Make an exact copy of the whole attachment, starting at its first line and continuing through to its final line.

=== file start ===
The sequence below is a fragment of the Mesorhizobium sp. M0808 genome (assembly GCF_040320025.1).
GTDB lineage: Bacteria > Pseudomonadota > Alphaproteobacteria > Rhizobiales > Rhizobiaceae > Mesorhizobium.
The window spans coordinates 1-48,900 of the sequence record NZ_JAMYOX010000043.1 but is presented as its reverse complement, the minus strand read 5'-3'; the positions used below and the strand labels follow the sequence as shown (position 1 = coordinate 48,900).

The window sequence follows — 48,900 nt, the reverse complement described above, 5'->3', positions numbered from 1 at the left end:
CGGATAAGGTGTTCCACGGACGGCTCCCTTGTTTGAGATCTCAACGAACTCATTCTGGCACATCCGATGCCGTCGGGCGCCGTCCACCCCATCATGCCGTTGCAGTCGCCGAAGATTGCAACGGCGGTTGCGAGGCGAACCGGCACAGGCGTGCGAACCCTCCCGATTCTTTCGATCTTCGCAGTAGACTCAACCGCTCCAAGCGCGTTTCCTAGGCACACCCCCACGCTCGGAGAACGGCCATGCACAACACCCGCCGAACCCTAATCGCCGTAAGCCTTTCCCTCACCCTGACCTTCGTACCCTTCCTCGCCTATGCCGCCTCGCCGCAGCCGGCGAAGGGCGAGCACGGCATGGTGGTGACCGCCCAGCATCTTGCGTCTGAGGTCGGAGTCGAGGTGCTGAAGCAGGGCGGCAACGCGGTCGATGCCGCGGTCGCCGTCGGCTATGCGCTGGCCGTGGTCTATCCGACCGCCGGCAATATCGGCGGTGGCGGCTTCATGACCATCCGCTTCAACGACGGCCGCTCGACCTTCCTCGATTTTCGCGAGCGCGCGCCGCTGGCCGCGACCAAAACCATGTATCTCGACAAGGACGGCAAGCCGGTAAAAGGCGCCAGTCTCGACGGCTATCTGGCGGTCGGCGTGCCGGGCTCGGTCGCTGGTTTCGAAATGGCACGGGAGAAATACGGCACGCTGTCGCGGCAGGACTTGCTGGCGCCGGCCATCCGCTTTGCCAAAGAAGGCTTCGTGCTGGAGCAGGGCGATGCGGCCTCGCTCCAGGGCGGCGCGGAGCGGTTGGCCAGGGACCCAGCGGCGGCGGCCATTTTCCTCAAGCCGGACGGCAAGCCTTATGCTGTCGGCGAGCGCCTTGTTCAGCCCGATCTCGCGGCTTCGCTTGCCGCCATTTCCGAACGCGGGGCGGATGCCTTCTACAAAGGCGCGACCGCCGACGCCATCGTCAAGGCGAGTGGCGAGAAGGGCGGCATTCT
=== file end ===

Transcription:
The sequence below is a fragment of the Mesorhizobium sp. M0808 genome (assembly GCF_040320025.1).
GTDB lineage: Bacteria > Pseudomonadota > Alphaproteobacteria > Rhizobiales > Rhizobiaceae > Mesorhizobium.
The window spans coordinates 1-48,900 of the sequence record NZ_JAMYOX010000043.1 but is presented as its reverse complement, the minus strand read 5'-3'; the positions used below and the strand labels follow the sequence as shown (position 1 = coordinate 48,900).

The window sequence follows — 48,900 nt, the reverse complement described above, 5'->3', positions numbered from 1 at the left end:
CGGATAAGGTGTTCCACGGACGGCTCCCTTGTTTGAGATCTCAACGAACTCATTCTGGCACATCCGATGCCGTCGGGCGCCGTCCACCCCATCATGCCGTTGCAGTCGCCGAAGATTGCAACGGCGGTTGCGAGGCGAACCGGCACAGGCGTGCGAACCCTCCCGATTCTTTCGATCTTCGCAGTAGACTCAACCGCTCCAAGCGCGTTTCCTAGGCACACCCCCACGCTCGGAGAACGGCCATGCACAACACCCGCCGAACCCTAATCGCCGTAAGCCTTTCCCTCACCCTGACCTTCGTACCCTTCCTCGCCTATGCCGCCTCGCCGCAGCCGGCGAAGGGCGAGCACGGCATGGTGGTGACCGCCCAGCATCTTGCGTCTGAGGTCGGAGTCGAGGTGCTGAAGCAGGGCGGCAACGCGGTCGATGCCGCGGTCGCCGTCGGCTATGCGCTGGCCGTGGTCTATCCGACCGCCGGCAATATCGGCGGTGGCGGCTTCATGACCATCCGCTTCAACGACGGCCGCTCGACCTTCCTCGATTTTCGCGAGCGCGCGCCGCTGGCCGCGACCAAAACCATGTATCTCGACAAGGACGGCAAGCCGGTAAAAGGCGCCAGTCTCGACGGCTATCTGGCGGTCGGCGTGCCGGGCTCGGTCGCTGGTTTCGAAATGGCACGGGAGAAATACGGCACGCTGTCGCGGCAGGACTTGCTGGCGCCGGCCATCCGCTTTGCCAAAGAAGGCTTCGTGCTGGAGCAGGGCGATGCGGCCTCGCTCCAGGGCGGCGCGGAGCGGTTGGCCAGGGACCCAGCGGCGGCGGCCATTTTCCTCAAGCCGGACGGCAAGCCTTATGCTGTCGGCGAGCGCCTTGTTCAGCCCGATCTCGCGGCTTCGCTTGCCGCCATTTCCGAACGCGGGGCGGATGCCTTCTACAAAGGCGCGACCGCCGACGCCATCGTCAAGGCGAGTGGCGAGAAGGGCGGCATTCT